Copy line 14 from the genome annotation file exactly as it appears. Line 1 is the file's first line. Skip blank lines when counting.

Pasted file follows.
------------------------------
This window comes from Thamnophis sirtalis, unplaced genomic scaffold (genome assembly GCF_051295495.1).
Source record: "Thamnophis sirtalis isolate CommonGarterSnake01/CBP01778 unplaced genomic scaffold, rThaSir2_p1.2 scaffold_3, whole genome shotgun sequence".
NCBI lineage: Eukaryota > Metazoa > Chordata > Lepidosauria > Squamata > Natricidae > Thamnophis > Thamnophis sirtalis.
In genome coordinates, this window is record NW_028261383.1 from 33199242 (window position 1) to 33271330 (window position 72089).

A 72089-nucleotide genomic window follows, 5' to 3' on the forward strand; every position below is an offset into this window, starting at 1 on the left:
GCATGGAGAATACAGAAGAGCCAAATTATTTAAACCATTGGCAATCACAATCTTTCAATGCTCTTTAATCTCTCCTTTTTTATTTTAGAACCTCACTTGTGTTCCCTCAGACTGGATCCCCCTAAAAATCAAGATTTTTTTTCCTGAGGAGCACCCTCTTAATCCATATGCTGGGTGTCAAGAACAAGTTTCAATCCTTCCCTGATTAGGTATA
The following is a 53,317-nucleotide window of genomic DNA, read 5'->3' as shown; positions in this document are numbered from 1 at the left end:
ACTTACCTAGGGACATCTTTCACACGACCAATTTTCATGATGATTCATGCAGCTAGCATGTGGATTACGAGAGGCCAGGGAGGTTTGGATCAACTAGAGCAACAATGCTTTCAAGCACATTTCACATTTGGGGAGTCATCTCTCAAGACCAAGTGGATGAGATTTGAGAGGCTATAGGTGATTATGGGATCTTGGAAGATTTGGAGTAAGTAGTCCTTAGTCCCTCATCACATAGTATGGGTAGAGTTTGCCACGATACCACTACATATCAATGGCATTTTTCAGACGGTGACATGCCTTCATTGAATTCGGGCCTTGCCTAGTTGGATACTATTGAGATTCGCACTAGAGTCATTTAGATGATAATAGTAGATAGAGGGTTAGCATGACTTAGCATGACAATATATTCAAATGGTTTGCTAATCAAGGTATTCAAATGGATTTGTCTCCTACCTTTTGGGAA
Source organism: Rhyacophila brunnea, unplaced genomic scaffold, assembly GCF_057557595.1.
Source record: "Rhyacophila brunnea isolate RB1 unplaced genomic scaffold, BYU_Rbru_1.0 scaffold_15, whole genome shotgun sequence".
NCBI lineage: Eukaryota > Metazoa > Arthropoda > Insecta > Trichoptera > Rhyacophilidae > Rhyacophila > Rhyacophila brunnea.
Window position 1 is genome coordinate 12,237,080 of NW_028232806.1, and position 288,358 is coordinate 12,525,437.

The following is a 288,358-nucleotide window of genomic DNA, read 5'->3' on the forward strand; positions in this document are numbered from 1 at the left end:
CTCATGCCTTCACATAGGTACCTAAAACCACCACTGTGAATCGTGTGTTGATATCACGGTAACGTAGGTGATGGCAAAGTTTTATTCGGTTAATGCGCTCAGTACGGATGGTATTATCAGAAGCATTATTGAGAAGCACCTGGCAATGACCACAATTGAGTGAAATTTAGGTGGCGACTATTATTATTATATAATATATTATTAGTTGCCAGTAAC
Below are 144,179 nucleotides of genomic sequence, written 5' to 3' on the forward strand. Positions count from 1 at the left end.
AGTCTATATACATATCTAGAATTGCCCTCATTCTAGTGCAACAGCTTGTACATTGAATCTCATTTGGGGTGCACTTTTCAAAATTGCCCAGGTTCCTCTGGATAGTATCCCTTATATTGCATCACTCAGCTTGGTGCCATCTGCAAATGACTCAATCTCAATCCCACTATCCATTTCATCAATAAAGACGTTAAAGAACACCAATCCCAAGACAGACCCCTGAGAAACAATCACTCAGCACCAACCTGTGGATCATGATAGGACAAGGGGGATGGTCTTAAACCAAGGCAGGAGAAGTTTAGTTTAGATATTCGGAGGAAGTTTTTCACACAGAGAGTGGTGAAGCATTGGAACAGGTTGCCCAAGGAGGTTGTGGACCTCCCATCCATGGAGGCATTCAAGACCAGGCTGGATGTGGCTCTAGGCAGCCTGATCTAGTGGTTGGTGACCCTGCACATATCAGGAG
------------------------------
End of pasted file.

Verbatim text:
CTCATGCCTTCACATAGGTACCTAAAACCACCACTGTGAATCGTGTGTTGATATCACGGTAACGTAGGTGATGGCAAAGTTTTATTCGGTTAATGCGCTCAGTACGGATGGTATTATCAGAAGCATTATTGAGAAGCACCTGGCAATGACCACAATTGAGTGAAATTTAGGTGGCGACTATTATTATTATATAATATATTATTAGTTGCCAGTAAC